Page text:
Parasitoid wasps are abundant free-living insects that inject venom into and then lay their eggs on other insects. Parasitoids vary in hosts they utilize (flies, beetles, butterflies, etc), the life stage they parasitize (eggs, larvae, pupae), and whether their eggs are laid and develop within or outside the host. Due to this diversity, parasitoid venoms have evolved different mechanisms for manipulating host immunity, physiology and behavior in ways that enhance development of the parasitoid young. Among their effects, venoms can induce temporary or permanent paralysis, selective apoptosis, and alterations in host lipid physiology, immunity, and behavior. Yet virtually nothing is known about the diversity or function of individual parasitoid venom proteins. There are over 150,000 species of parasitoids. The model parasitoid Nasonia vitripennis alone has at least 79 different venom genes, of which 24 have no sequence similarity to any known proteins and contain no known conserved domains. Given their incredible number and diversity, parasitoids venoms represent an immense and untapped potential resource for drug discovery. The challenge is to efficiently assess this immense potential pharmacopeia for molecules with medical and research applications. Small biologically active peptides are particularly promising as therapeutic agents, and therefore their detection in parasitoid venoms is an important goal. We predict that evolutionary conservation in novel venom proteins can be used to identify short peptides with biological activity of relevance to medicine and research. If correct, this approach could rapidly accelerate new drug discovery among the immense pool of parasitoid venom proteins. Here we propose to investigate (a) the effects of individual Nasonia venom proteins in the whole animal Sarcophaga bullata (flesh fly) and in human cell lines by transcriptome, proteome, and physiological profiling, (b) assess the diversity of evolution of parasitoid venoms and identify conserved short peptides, and (c) test the hypothesis that evolutionary conservation can be used to predict short bioactive peptides, using our whole animal and human cell line assays. The project combines genetic, proteomic, physiological and evolutionary approaches to explore function, diversity, and potential for drug discovery in the immense pool of parasitoid venom proteins.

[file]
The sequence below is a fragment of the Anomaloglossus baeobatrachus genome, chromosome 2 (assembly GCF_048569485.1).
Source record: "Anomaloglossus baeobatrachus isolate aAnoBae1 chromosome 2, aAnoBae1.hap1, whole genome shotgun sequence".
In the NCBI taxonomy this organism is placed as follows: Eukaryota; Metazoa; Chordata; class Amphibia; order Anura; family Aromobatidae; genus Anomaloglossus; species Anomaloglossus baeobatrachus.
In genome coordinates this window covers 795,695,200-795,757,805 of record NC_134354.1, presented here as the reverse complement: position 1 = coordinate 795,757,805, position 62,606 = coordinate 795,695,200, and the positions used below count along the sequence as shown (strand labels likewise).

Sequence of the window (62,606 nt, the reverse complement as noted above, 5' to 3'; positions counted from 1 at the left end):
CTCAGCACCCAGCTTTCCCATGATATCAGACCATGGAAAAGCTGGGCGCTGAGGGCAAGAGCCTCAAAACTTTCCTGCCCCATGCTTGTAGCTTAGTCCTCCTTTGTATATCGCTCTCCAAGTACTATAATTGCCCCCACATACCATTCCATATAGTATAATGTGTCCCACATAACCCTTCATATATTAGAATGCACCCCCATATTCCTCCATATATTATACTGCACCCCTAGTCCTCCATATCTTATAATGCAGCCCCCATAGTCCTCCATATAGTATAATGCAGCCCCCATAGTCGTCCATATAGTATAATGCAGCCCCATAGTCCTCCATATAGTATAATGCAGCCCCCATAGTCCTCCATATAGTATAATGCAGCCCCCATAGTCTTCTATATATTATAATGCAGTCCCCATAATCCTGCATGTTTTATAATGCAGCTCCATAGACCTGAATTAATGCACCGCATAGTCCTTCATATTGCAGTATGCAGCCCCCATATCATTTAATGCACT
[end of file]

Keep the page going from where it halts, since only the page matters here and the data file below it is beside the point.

Parasitoid venoms represent a huge but untapped potential reservoir for the discovery of new bioactive compounds and drugs. However, their function and diversity is relatively unexplored. Here we assess functions of different proteins in the rich venom repertoire of Nasonia, and whether short peptides with medically relevant effects can be efficiently identified. This project lays the groundwork for future exploitation of the vast reservoir of parasitoid venoms in medicine and basic research.
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